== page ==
Why Trump could be a huge relief for the Eurozone

7 mins. to read
Why Trump could be a huge relief for the Eurozone

Far from heralding disaster for the Eurozone, Donald Trump may soon help to replace the melancholic frown on European faces with a happy smile of hope. Here’s why…

While the world is still reeling from the Trump win over Clinton last Tuesday, there is a huge amount of information to be digested, analysed and filtered in order to understand how financial markets will respond over time. Above all, Trump represents a challenge to the status quo – something financial markets don’t take lightly and usually react to with volatility.

From today’s perspective, the overall impact on the markets has not been as significant as many would think. But last week saw a massive seesaw that moved the Dow 1,000 points, the FTSE 480 points, the EUR/USD 400 points, and gold $70. While the market tries to pinpoint the exact implications of Trump’s victory to the global economy, investors are granted a roller-coaster ticket for a financial markets ride. Any major bets placed in broad indexes, and in particular commodities like gold and oil, will likely suffer setbacks while the world tries to adjust to a new unknown equilibrium.

But while that happens there are some sectors of the economy that are already benefiting from Trump’s campaign promises. A case in point is infrastructure, which is expected to benefit from a refocus towards fiscal policy and government spending. It’s also the case with the pharmaceuticals sector, as Trump seems much more indulgent in relation to the pricing schemes of the industry. On that front, that’s really good news for depressed Valeant Pharmaceuticals (NYSE:VRX), which will take a less tortuous debt relief path.

But allow me to reserve the details of a thorough analysis on the implications of the US election result for the next issue of Master Investor Magazine. Today, I want to focus on a very specific angle that may soon help to replace the melancholic frown on European faces with a happy smile of hope. It regards monetary policy.

While Brexit and the U.S. election may certainly weigh negatively for the status quo of European integration, they may also help the Eurozone and its banking sector pull themselves together again. The European economy has been a victim of its banking sector for the past several years, and the banking sector has been a victim of the ECB’s policy steroids. With governments, companies, households and banks all deleveraging at the same time, the conventional measures of monetary policy were insufficient to boost the European economy. Cheaper loans did nothing to seduce companies to invest in a battered economy with plenty of capacity.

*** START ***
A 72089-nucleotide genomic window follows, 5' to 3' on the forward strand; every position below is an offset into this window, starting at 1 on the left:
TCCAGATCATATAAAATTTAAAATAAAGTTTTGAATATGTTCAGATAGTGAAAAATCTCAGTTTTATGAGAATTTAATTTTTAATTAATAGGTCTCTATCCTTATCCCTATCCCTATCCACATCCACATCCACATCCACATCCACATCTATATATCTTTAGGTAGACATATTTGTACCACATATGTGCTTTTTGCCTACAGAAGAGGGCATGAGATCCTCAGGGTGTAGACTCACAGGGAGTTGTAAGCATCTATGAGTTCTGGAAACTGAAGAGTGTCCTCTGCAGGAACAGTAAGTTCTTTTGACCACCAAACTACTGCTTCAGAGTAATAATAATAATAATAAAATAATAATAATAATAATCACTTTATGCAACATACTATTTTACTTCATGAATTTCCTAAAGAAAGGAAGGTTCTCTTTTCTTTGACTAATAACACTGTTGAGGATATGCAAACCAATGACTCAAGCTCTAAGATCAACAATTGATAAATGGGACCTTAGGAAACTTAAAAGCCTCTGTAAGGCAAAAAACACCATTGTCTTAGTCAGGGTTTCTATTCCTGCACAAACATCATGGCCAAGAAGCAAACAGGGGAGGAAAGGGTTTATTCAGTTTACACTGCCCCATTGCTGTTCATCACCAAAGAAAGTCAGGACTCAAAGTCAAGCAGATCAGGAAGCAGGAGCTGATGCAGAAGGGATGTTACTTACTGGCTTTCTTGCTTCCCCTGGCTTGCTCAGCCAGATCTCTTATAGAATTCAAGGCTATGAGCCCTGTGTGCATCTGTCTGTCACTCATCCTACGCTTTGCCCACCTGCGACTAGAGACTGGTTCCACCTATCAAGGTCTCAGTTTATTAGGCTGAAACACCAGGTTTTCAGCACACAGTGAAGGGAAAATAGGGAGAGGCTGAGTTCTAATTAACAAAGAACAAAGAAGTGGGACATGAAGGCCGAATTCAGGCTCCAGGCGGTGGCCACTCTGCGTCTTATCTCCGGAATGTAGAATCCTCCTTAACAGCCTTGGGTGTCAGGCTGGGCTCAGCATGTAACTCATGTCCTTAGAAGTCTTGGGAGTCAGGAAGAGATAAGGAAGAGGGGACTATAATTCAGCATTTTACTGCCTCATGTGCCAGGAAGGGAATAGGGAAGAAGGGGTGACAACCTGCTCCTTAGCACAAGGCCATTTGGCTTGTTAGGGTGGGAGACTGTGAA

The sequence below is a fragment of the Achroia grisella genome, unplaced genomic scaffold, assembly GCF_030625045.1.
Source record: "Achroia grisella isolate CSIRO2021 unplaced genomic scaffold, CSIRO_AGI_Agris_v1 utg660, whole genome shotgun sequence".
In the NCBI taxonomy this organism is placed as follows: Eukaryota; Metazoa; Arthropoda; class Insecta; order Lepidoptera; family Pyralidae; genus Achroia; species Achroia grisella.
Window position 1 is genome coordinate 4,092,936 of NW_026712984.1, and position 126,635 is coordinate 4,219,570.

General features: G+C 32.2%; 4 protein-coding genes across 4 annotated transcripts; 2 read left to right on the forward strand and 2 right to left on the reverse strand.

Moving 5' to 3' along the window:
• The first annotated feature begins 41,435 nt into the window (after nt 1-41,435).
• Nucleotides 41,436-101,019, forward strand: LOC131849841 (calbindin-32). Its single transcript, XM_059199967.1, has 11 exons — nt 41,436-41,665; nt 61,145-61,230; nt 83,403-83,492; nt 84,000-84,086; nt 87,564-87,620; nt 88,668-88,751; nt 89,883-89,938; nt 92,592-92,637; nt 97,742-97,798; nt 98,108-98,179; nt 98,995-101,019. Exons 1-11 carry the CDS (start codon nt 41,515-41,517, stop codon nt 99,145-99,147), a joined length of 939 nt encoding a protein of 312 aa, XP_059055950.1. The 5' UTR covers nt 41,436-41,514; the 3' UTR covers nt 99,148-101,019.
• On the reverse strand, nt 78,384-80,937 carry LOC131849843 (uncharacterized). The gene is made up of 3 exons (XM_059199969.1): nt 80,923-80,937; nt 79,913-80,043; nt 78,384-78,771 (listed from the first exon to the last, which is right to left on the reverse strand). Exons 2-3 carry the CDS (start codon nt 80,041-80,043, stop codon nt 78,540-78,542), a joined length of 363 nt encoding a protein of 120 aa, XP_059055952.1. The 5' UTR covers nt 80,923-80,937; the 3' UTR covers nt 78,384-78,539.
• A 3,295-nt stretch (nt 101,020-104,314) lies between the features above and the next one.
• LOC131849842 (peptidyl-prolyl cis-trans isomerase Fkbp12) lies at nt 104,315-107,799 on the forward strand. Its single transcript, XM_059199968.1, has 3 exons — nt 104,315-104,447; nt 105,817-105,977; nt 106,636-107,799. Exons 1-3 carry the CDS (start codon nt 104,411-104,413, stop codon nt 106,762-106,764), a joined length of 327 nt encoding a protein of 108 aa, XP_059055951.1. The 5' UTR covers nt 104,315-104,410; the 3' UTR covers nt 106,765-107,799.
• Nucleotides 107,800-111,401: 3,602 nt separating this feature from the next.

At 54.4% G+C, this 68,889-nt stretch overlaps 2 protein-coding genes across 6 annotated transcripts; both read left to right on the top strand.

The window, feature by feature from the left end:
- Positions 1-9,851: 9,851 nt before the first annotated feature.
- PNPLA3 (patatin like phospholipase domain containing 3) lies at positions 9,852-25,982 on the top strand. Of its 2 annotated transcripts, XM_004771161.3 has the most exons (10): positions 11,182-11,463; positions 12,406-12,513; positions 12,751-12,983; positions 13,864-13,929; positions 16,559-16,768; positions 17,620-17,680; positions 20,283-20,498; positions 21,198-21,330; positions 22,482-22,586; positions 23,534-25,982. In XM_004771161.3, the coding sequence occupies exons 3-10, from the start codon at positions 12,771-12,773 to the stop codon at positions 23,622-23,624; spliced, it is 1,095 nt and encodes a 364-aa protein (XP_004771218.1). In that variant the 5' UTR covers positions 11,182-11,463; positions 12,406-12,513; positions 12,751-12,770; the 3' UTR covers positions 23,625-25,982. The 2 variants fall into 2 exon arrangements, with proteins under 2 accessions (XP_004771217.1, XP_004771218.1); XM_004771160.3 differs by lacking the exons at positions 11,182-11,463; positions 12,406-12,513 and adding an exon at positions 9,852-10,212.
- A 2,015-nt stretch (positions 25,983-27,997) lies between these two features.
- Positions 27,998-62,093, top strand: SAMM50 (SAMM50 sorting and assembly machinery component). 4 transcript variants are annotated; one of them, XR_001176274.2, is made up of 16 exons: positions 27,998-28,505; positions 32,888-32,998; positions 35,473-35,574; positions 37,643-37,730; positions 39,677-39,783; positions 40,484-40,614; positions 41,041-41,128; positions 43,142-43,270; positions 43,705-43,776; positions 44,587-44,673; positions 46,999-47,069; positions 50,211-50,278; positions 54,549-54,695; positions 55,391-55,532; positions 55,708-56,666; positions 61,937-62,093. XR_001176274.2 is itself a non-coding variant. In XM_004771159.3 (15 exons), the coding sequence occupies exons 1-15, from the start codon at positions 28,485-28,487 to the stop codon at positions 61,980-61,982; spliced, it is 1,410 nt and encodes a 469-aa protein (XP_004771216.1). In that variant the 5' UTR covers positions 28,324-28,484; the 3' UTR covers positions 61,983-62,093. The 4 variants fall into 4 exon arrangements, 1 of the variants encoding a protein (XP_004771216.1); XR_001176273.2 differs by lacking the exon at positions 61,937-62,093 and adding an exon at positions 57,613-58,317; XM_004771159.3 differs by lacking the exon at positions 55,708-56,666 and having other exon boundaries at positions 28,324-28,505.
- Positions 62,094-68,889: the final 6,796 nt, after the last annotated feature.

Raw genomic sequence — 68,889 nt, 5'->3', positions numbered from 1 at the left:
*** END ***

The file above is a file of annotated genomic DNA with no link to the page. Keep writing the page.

But although the rate cuts haven’t done much for the economy, they had a major impact on the banks. The lack of symmetry in interest-rate setting squeezed banks’ profit margins. European banks have always relied heavily on net interest income as a source of profit: they make money from the difference between the rate at which they lend and the rate at which they borrow.

When the ECB cut its key rates to zero, banks cut the interest charged on their lending but were reluctant to cut interest on their borrowing (deposits), because when key rates approach the zero level that would mean setting a negative rate, which corresponds to a charge on clients’ deposits. Because clients can easily withdraw money from their accounts, banks have avoided passing on the negative rates in full to their clients, and thus have seen their profit margins squeezed.

All this has been happening at a time when banks desperately need to improve their financial position, which explains why the STOXX Europe 600 Banks index has been battered to the ground no fewer than three times during the last seven years. Although banking stocks recovered quickly from the 60% decline that occurred during 2008-2009 (thanks to the ECB’s timely liquidity injection), banks retreated to similar values in 2012 and earlier this year (thanks to excess liquidity injection). The prospects of negative rates are the single most dangerous threat to European banks at this point.

The prospects of negative rates are the single most dangerous threat to European banks at this point.

Unfortunately for European banks, Ben Bernanke managed to find a way of dealing with negative rates which consists of purchasing assets on a large scale – the so-called quantitative easing. Such policy helps to flatten the yield curve and, as a side effect, reduce banks’ profit margins.